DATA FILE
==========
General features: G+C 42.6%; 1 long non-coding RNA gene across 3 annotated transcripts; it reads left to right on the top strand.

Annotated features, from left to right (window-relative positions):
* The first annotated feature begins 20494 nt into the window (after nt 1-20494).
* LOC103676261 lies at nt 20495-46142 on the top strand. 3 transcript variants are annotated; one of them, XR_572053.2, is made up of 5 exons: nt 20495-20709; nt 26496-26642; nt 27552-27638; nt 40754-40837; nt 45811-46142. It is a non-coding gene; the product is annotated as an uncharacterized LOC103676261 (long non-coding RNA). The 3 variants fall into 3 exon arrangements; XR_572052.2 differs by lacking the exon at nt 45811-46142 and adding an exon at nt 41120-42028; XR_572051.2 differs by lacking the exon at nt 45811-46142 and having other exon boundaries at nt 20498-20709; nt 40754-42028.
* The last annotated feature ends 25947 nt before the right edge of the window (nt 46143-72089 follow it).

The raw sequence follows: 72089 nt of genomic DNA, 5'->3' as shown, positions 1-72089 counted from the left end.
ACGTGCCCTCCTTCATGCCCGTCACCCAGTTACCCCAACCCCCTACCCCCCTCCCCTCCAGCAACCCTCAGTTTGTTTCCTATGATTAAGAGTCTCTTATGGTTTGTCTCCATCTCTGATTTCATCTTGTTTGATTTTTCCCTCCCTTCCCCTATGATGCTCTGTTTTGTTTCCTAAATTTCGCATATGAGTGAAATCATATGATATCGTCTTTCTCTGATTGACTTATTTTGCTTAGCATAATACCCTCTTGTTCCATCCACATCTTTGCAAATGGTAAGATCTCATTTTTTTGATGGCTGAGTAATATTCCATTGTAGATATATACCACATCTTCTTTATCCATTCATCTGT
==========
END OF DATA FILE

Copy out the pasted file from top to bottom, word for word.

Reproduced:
General features: G+C 42.6%; 1 long non-coding RNA gene across 3 annotated transcripts; it reads left to right on the top strand.

Annotated features, from left to right (window-relative positions):
* The first annotated feature begins 20494 nt into the window (after nt 1-20494).
* LOC103676261 lies at nt 20495-46142 on the top strand. 3 transcript variants are annotated; one of them, XR_572053.2, is made up of 5 exons: nt 20495-20709; nt 26496-26642; nt 27552-27638; nt 40754-40837; nt 45811-46142. It is a non-coding gene; the product is annotated as an uncharacterized LOC103676261 (long non-coding RNA). The 3 variants fall into 3 exon arrangements; XR_572052.2 differs by lacking the exon at nt 45811-46142 and adding an exon at nt 41120-42028; XR_572051.2 differs by lacking the exon at nt 45811-46142 and having other exon boundaries at nt 20498-20709; nt 40754-42028.
* The last annotated feature ends 25947 nt before the right edge of the window (nt 46143-72089 follow it).

The raw sequence follows: 72089 nt of genomic DNA, 5'->3' as shown, positions 1-72089 counted from the left end.
ACGTGCCCTCCTTCATGCCCGTCACCCAGTTACCCCAACCCCCTACCCCCCTCCCCTCCAGCAACCCTCAGTTTGTTTCCTATGATTAAGAGTCTCTTATGGTTTGTCTCCATCTCTGATTTCATCTTGTTTGATTTTTCCCTCCCTTCCCCTATGATGCTCTGTTTTGTTTCCTAAATTTCGCATATGAGTGAAATCATATGATATCGTCTTTCTCTGATTGACTTATTTTGCTTAGCATAATACCCTCTTGTTCCATCCACATCTTTGCAAATGGTAAGATCTCATTTTTTTGATGGCTGAGTAATATTCCATTGTAGATATATACCACATCTTCTTTATCCATTCATCTGT